Some High-tech firms Say Writers Gain From Seeing Readers' E-book Files. They're Wrong.

Good writers know that they don't need to monitor a reader's viewing habits to tell them what to write. They develop their own vision and their own style, and they know that the most important thing they have to offer is their authenticity.
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The headline of David Streitfeld's article in the New York Times on Dec. 24, 2013, nicely summarizes the latest high-tech scheme to hit the book business: "As New Services Track Habits, the E-Books Are Reading You."

After reading what Streitfeld and others have to say about the business model of companies like Scribd, Oyster, and Entitle, it seems clear that these companies are making different pitches to different audiences. The pitch to readers is that they will be able read as many e-books as they want for a flat monthly fee, while the pitch to authors is that they'll be able to see detailed analytics about those customers' reading habits. Both of these pitches have big problems.

What do readers get?

These e-book subscription services offer readers access to whatever books that are listed on that particular service at any given moment. This is far less than all the books in print. There are several major publishers missing from each of these services, and even the publishers that are participating may hold back many important books. Customers may not be able to read what they want, because many of the books they've heard about will not be available. This is not made clear on the websites of these services. The reader may be paying for an all-you-can eat buffet, but the selection on the table is pretty limited.

Nor are prospective readers told that their reading habits will be extensively data-mined. This sharing of "reader-analytics" is the inducement for publishers to participate in the first place. To be sure, reading an e-book always involves some loss of privacy -- any e-book seller can track the details of your reading habits, if it so chooses. But data-mining appears to be the main point behind this particular business model. These companies are apparently offering this data as a trade-off to publishers. Sign up your books, and we'll give you data that shows how our readers react to them. What kind of data? The Times article suggests this: "Did they skip or skim? Slow down or speed up when the end was in sight? Linger over the sex scenes?" chimes in with this possibility: "When reading a steamy erotica, are you lingering over the sex scenes? Do readers ever finish the books they start, or skip right to the end?"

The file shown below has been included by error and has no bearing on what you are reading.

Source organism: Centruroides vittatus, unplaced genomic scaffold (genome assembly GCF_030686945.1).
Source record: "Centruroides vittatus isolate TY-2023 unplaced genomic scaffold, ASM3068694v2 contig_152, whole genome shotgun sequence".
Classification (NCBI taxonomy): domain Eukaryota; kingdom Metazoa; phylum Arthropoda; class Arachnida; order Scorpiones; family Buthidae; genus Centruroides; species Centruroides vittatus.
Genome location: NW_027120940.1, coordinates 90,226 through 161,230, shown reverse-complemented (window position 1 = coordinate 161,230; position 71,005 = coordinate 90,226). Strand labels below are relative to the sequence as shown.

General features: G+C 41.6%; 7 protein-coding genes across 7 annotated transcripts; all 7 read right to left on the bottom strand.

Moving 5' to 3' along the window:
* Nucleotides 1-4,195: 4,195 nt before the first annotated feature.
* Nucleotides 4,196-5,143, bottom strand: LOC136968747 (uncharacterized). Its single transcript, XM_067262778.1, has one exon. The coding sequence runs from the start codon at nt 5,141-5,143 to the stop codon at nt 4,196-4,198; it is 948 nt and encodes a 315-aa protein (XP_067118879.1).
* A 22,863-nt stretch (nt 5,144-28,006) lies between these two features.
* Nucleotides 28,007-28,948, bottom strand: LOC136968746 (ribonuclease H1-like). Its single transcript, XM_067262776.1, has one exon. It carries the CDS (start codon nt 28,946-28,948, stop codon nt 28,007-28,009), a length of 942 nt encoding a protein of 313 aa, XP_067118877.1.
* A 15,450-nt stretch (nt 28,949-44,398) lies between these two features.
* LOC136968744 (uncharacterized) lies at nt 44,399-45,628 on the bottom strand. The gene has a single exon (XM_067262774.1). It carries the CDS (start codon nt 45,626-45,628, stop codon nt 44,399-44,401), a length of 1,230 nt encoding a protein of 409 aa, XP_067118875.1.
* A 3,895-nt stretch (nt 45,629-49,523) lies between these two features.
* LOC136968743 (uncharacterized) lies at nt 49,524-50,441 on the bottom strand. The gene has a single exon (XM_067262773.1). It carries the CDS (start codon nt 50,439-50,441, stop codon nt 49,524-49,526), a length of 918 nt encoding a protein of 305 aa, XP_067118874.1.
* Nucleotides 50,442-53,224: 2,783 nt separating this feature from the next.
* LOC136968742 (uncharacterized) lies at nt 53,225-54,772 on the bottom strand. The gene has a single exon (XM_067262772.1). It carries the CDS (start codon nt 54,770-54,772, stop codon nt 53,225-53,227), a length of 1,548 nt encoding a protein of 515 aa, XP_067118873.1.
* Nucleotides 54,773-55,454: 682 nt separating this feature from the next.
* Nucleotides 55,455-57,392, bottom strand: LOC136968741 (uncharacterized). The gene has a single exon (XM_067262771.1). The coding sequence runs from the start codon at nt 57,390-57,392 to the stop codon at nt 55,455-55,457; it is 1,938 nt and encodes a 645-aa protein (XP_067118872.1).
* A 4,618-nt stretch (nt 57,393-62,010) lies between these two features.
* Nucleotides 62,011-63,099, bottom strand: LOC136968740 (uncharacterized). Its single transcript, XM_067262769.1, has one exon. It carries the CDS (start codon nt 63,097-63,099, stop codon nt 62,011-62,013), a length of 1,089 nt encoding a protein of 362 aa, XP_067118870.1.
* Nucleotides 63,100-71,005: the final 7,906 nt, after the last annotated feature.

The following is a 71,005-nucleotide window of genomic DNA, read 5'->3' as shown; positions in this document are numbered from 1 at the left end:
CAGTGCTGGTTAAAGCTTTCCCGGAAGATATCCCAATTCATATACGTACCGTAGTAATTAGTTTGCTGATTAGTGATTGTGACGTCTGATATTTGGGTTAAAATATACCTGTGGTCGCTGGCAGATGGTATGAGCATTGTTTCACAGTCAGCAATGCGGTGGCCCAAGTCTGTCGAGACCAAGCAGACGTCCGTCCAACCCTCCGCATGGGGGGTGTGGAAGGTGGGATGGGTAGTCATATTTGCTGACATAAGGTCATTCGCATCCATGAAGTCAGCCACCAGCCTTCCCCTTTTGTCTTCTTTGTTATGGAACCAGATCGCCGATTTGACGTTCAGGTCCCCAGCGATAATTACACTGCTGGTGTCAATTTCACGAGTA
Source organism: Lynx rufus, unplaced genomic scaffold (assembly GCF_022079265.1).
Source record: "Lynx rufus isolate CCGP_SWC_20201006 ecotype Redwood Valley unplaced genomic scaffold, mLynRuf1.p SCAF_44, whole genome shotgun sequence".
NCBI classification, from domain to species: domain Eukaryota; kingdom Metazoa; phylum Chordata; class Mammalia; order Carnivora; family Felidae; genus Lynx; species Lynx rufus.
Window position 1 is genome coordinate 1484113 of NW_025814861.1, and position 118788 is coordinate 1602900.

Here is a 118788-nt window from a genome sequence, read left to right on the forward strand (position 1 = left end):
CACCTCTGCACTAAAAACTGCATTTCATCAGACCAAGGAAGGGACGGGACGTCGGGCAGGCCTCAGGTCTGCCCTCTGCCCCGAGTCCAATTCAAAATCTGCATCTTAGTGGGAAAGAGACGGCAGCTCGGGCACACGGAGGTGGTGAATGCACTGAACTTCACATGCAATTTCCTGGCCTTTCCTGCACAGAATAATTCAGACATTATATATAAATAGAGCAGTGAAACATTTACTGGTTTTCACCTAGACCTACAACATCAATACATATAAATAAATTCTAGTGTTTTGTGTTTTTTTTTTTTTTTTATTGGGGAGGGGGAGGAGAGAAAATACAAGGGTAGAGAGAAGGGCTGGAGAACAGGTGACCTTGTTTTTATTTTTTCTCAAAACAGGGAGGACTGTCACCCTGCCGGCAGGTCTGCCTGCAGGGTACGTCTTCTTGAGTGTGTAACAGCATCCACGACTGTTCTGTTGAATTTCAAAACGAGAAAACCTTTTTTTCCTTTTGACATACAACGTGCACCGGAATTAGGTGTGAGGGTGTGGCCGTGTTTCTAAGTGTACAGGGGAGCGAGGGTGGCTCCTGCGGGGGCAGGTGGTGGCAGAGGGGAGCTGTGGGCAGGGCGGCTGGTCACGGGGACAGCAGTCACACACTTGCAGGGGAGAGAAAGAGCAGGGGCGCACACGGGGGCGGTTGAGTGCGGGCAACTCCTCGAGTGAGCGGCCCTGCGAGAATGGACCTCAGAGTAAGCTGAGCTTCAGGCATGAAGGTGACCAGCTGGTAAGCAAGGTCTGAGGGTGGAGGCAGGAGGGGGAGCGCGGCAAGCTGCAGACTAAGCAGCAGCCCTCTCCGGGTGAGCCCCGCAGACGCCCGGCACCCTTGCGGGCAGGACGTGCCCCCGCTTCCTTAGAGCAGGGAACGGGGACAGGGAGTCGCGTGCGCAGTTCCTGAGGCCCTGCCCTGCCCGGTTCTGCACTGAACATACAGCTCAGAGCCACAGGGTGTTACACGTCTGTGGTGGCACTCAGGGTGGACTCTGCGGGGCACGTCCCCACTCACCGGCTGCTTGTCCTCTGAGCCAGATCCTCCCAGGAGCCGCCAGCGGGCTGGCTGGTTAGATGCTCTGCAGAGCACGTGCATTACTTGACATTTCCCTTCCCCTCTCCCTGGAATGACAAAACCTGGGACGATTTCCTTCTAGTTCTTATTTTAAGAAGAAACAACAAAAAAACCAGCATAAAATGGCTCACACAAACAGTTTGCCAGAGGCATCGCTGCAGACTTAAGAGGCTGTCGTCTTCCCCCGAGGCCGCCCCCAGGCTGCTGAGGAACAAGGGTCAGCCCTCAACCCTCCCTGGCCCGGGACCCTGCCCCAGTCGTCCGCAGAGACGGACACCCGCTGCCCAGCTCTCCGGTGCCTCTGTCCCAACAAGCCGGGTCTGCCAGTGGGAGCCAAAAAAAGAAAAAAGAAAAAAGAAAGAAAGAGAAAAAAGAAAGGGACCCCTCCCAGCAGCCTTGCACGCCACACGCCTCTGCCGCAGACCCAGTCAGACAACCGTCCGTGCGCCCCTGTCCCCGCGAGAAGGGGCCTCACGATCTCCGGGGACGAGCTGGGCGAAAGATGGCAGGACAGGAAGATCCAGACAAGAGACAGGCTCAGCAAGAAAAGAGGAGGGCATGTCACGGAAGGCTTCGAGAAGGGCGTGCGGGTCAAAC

But how about the writers? Do they get anything of value? Not really -- they're more likely to end up with problems.

Start with the money. Authors' royalties are set by contract, but the payment per book is often drastically reduced when the publisher makes this type arrangement with a subscription service. What can the author expect? Not much. If, for example, the subscription service has 10,000 customers who each read 10 titles a month out of a database of 100,000 titles, then the average number of readers per month for each book is -- one. If that reader is spending less than $10 per month to read those ten titles, then the amount of that fee that is allocated to each book is probably less than one dollar. When you divide that one dollar between the publisher, the subscription service, and the author, the amount the author gets is likely to be in the mid two-figures -- and both of them are on the right-hand side of the decimal point.

Well, maybe authors aren't in this deal for the revenue. They're really looking for information. But will they get it? Maybe yes; maybe no. The subscription service's contract is normally with the publisher. Whether the publisher decides to share that information with the author is a matter of the publisher-author contract. But assuming the publisher shares the information, what do you, the author, get?

What you get is a statistician's nightmare. There's simply no way that information is representative of anything meaningful.